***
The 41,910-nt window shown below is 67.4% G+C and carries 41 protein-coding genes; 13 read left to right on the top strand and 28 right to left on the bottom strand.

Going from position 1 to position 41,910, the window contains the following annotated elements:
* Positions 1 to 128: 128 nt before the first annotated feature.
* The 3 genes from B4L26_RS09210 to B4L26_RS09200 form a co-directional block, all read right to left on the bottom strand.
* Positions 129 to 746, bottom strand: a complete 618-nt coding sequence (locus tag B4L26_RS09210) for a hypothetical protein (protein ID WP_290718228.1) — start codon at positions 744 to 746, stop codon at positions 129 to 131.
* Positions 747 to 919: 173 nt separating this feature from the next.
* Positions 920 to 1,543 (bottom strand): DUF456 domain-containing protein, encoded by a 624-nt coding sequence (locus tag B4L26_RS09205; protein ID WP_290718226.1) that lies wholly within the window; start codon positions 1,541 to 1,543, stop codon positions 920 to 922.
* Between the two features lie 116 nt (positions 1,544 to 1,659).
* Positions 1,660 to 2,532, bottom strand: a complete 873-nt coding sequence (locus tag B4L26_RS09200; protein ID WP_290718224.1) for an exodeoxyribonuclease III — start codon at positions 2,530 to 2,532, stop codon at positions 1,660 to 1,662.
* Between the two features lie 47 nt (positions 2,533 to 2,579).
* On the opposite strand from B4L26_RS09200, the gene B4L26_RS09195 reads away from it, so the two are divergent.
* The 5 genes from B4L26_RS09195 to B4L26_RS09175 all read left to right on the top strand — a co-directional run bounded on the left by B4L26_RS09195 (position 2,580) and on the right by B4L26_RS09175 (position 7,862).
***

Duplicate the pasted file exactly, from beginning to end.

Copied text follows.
The 41,910-nt window shown below is 67.4% G+C and carries 41 protein-coding genes; 13 read left to right on the top strand and 28 right to left on the bottom strand.

Going from position 1 to position 41,910, the window contains the following annotated elements:
* Positions 1 to 128: 128 nt before the first annotated feature.
* The 3 genes from B4L26_RS09210 to B4L26_RS09200 form a co-directional block, all read right to left on the bottom strand.
* Positions 129 to 746, bottom strand: a complete 618-nt coding sequence (locus tag B4L26_RS09210) for a hypothetical protein (protein ID WP_290718228.1) — start codon at positions 744 to 746, stop codon at positions 129 to 131.
* Positions 747 to 919: 173 nt separating this feature from the next.
* Positions 920 to 1,543 (bottom strand): DUF456 domain-containing protein, encoded by a 624-nt coding sequence (locus tag B4L26_RS09205; protein ID WP_290718226.1) that lies wholly within the window; start codon positions 1,541 to 1,543, stop codon positions 920 to 922.
* Between the two features lie 116 nt (positions 1,544 to 1,659).
* Positions 1,660 to 2,532, bottom strand: a complete 873-nt coding sequence (locus tag B4L26_RS09200; protein ID WP_290718224.1) for an exodeoxyribonuclease III — start codon at positions 2,530 to 2,532, stop codon at positions 1,660 to 1,662.
* Between the two features lie 47 nt (positions 2,533 to 2,579).
* On the opposite strand from B4L26_RS09200, the gene B4L26_RS09195 reads away from it, so the two are divergent.
* The 5 genes from B4L26_RS09195 to B4L26_RS09175 all read left to right on the top strand — a co-directional run bounded on the left by B4L26_RS09195 (position 2,580) and on the right by B4L26_RS09175 (position 7,862).